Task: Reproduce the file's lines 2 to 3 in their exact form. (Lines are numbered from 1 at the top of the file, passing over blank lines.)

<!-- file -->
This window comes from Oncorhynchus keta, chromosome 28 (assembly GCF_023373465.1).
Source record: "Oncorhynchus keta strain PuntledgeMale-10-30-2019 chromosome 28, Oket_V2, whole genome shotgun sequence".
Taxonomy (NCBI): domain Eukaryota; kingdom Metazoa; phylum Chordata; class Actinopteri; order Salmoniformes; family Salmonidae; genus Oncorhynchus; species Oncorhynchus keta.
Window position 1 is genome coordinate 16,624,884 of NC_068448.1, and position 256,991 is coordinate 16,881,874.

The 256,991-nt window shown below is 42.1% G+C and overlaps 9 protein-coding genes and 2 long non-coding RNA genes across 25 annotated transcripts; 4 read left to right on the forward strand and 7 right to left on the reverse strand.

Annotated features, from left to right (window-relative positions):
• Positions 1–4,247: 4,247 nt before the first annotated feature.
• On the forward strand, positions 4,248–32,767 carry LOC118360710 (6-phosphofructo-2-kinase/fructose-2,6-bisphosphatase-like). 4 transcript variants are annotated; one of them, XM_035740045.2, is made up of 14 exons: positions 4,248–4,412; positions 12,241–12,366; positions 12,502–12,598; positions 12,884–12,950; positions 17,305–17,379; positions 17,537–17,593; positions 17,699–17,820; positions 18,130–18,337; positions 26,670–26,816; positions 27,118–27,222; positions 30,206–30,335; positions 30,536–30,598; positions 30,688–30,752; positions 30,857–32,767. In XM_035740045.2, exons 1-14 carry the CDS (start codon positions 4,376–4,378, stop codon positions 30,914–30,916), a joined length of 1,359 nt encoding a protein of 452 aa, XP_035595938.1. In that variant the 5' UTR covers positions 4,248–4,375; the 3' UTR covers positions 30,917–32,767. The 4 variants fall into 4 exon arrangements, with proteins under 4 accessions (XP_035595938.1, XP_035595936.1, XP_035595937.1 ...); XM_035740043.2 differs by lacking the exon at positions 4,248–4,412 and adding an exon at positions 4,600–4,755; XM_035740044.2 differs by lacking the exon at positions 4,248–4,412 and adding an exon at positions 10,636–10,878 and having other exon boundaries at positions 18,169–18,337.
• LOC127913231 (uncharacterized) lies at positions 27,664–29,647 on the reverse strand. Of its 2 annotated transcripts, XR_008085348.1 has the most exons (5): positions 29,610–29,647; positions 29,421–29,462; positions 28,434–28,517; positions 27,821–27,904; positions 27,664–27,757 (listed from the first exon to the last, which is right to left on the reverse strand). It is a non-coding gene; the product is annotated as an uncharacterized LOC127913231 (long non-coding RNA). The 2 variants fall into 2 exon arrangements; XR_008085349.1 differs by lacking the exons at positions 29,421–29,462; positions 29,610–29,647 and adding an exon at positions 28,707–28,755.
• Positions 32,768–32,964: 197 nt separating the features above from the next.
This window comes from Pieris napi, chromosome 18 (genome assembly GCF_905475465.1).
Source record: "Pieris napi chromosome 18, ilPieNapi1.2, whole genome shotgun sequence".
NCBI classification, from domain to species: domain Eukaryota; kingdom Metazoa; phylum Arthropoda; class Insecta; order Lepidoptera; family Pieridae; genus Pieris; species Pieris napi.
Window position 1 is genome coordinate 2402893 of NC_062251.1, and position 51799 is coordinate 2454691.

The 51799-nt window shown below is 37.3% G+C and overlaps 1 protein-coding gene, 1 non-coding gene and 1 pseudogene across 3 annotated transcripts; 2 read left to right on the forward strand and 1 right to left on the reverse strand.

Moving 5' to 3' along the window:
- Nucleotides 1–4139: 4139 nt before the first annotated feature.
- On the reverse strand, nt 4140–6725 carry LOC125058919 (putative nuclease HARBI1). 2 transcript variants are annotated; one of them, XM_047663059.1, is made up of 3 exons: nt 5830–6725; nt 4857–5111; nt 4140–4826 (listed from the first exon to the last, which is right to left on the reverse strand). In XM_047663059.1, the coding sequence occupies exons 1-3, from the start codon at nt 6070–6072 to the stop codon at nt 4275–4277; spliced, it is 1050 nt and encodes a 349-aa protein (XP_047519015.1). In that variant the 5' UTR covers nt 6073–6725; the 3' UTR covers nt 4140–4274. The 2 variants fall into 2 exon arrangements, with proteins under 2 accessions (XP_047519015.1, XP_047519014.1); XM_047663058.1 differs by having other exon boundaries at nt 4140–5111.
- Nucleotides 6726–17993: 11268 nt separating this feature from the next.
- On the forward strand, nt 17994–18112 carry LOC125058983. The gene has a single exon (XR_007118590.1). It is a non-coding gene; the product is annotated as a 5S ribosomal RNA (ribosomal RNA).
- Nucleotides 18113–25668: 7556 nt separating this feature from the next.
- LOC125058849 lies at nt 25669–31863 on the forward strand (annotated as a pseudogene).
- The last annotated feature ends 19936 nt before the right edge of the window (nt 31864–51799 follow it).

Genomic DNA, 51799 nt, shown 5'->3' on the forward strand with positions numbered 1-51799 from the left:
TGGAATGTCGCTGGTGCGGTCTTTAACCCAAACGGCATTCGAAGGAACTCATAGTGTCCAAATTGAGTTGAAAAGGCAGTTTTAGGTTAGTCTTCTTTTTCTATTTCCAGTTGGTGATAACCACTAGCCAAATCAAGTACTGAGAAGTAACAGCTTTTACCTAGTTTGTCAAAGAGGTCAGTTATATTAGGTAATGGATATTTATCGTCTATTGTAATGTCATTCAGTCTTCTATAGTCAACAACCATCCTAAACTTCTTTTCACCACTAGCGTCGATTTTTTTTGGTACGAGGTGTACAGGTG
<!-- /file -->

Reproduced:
Source record: "Oncorhynchus keta strain PuntledgeMale-10-30-2019 chromosome 28, Oket_V2, whole genome shotgun sequence".
Taxonomy (NCBI): domain Eukaryota; kingdom Metazoa; phylum Chordata; class Actinopteri; order Salmoniformes; family Salmonidae; genus Oncorhynchus; species Oncorhynchus keta.